In the basement that I'm finishing I have an irregular, rough stone foundation wall, pretty dry. I'll use 1" XPS foam insulation, then drywall. Can I build the framing on the floor, attach the XPS to it directly, and then just raise the whole assembly snug against the foundation wall? Seems easier than attaching the XPS to the stone foundation.

Thanks for any insights here.


  • Don't forget to fireblock and draftstop according to any local code requirements. Generally, you will need to add a break in the XPS every 10 feet or so (check local codes) and create a relatively air tight seal with the wall using a fire resistant material like pressure treated 2-by lumber. Also, most code references and recommended building practice I have seen call for an R value of at least 10 for basement walls which is generally a minimum of 2" of XPS--again I recommend double-checking local code. Commented Aug 27, 2016 at 10:12
  • Thanks. For 10ft vertical fireblock, can I use a narrow 5/8" drywall piece, say at a vertical seam between sheets of the XPS? If so, is there any kind of caulking or spray foam that I can use to fill the little openings where the drywall fireblock meets the irregular surface of the stone wall?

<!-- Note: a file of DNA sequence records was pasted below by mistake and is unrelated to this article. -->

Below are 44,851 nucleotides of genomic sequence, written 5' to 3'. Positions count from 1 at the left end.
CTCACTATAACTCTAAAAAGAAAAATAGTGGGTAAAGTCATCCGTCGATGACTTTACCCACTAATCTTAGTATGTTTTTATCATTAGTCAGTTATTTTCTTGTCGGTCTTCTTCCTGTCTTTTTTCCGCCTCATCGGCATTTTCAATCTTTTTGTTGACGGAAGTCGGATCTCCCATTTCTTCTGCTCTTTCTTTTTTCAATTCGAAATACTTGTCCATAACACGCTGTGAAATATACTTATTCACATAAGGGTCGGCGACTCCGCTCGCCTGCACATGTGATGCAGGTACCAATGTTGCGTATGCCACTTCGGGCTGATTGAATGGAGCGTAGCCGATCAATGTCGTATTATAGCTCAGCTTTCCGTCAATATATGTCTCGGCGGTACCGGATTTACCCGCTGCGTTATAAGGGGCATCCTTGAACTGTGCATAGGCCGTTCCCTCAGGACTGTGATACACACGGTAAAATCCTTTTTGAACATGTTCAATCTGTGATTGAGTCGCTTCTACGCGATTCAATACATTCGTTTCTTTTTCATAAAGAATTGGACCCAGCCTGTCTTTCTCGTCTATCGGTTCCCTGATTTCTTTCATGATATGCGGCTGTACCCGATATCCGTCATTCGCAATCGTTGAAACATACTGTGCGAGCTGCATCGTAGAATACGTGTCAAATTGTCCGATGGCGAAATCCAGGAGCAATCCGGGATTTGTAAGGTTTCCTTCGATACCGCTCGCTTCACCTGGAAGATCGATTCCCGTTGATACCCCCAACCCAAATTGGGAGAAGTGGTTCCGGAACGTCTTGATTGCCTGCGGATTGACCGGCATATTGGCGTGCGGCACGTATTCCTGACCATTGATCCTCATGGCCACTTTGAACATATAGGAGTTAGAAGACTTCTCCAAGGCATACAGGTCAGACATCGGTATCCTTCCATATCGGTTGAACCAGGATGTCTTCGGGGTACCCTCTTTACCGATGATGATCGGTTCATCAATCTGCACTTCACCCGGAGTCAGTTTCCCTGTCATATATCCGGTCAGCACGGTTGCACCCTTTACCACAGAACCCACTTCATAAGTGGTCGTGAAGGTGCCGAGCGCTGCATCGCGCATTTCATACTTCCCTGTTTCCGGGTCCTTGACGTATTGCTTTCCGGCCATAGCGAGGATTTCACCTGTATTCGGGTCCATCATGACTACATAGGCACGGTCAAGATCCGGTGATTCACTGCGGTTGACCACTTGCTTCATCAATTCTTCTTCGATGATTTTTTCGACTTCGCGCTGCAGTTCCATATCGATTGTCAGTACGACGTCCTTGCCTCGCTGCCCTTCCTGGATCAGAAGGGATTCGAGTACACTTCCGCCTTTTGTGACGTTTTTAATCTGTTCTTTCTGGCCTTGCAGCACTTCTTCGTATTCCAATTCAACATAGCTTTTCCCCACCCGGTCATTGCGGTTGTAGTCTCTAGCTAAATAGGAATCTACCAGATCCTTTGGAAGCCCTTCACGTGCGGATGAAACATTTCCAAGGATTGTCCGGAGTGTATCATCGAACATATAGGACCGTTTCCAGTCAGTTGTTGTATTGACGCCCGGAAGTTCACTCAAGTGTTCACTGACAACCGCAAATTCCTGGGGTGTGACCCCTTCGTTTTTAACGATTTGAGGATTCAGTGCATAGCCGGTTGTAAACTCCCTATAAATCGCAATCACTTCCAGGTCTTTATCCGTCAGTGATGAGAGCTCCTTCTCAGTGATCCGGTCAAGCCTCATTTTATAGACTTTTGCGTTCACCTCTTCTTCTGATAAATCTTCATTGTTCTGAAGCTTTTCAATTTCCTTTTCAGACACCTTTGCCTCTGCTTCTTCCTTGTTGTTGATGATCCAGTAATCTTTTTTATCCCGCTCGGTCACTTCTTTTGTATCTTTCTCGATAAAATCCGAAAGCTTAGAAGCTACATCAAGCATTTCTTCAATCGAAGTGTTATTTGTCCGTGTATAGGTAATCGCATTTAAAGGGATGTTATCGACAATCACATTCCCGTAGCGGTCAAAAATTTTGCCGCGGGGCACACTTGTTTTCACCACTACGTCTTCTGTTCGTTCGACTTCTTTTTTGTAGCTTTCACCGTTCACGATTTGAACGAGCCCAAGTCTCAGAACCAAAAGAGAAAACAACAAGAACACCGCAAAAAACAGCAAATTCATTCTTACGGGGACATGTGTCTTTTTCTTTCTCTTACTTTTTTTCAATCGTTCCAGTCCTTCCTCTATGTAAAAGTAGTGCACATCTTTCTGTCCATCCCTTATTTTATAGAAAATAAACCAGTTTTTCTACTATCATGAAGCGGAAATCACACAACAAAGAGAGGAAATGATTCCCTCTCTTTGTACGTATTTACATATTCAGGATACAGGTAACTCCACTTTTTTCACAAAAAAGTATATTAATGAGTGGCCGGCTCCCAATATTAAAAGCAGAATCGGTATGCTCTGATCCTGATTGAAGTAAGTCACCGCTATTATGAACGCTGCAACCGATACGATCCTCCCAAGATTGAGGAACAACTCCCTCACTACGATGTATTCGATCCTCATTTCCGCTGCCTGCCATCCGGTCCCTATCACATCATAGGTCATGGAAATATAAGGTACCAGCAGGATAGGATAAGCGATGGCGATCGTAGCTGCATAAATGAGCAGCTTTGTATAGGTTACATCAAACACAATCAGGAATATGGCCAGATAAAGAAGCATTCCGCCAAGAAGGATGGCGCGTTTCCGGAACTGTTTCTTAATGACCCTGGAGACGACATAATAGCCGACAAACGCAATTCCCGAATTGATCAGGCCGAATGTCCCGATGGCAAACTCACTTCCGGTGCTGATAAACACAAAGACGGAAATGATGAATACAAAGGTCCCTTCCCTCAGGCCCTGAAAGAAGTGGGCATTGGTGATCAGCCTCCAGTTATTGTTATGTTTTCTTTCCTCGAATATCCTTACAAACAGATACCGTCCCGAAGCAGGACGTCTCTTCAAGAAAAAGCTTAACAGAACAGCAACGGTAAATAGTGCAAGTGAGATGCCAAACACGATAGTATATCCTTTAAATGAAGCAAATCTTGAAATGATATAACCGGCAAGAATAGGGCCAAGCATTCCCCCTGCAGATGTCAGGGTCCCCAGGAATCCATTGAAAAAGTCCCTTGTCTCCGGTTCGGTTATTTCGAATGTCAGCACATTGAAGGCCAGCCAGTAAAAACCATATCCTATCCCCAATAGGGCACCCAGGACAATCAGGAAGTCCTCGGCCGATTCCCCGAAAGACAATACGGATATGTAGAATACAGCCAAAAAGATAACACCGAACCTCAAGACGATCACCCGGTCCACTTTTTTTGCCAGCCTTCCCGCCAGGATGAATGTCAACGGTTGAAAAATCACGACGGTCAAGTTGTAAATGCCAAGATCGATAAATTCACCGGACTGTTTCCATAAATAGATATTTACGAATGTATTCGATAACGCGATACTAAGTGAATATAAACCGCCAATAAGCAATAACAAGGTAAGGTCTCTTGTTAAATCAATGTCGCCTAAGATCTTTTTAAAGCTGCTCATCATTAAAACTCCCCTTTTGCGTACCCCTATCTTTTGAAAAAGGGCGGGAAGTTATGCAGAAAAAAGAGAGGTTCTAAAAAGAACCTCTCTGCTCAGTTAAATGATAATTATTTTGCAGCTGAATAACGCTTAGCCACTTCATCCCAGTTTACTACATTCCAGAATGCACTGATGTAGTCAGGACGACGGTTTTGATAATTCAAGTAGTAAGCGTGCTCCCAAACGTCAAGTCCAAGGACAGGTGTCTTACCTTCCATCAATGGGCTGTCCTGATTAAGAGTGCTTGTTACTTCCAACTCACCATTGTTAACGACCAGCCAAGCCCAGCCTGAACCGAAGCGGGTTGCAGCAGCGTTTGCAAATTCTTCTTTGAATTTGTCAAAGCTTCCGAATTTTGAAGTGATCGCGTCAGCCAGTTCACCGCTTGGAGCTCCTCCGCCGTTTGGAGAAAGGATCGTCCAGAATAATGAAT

– Jeff
    Commented Aug 28, 2016 at 13:30
  • Did you ever get this resolved? If so, please give a check-mark to the answer that helped you the most, or write up your own answer explaining what you did to get it fixed and give yourself a check mark. That will help others with this kind of problem know that this has a resolution and is a good place to look for their answer.
    – FreeMan
    Commented Aug 3, 2020 at 18:17

2 Answers 2


That's how it's done, don't forget to apply chemical tape to the seams and seal the areas around the wall prior to installing it. You won't have another chance with out removing the wall first.

  • Thanks. So, do you know what kind of adhesive I use to attach the XPS to the back of the studs on the framing?
    – Jeff
    Commented Jun 29, 2016 at 13:05
  • Usually not adhesive. Washered (or "capped") nails.
    – isherwood
    Commented Oct 27, 2016 at 19:27

I’ve had great success using PMF anchors to attach EPS or XPS to masonry and concrete. These work very well to allow for variance in the wall while ensuring a snug fit. Always apply a good seaming tape at the joints. Also, for protrusions or odd angles you need to work on, suggest you have some minimal expanding spray foam and foamboard glue on hand.


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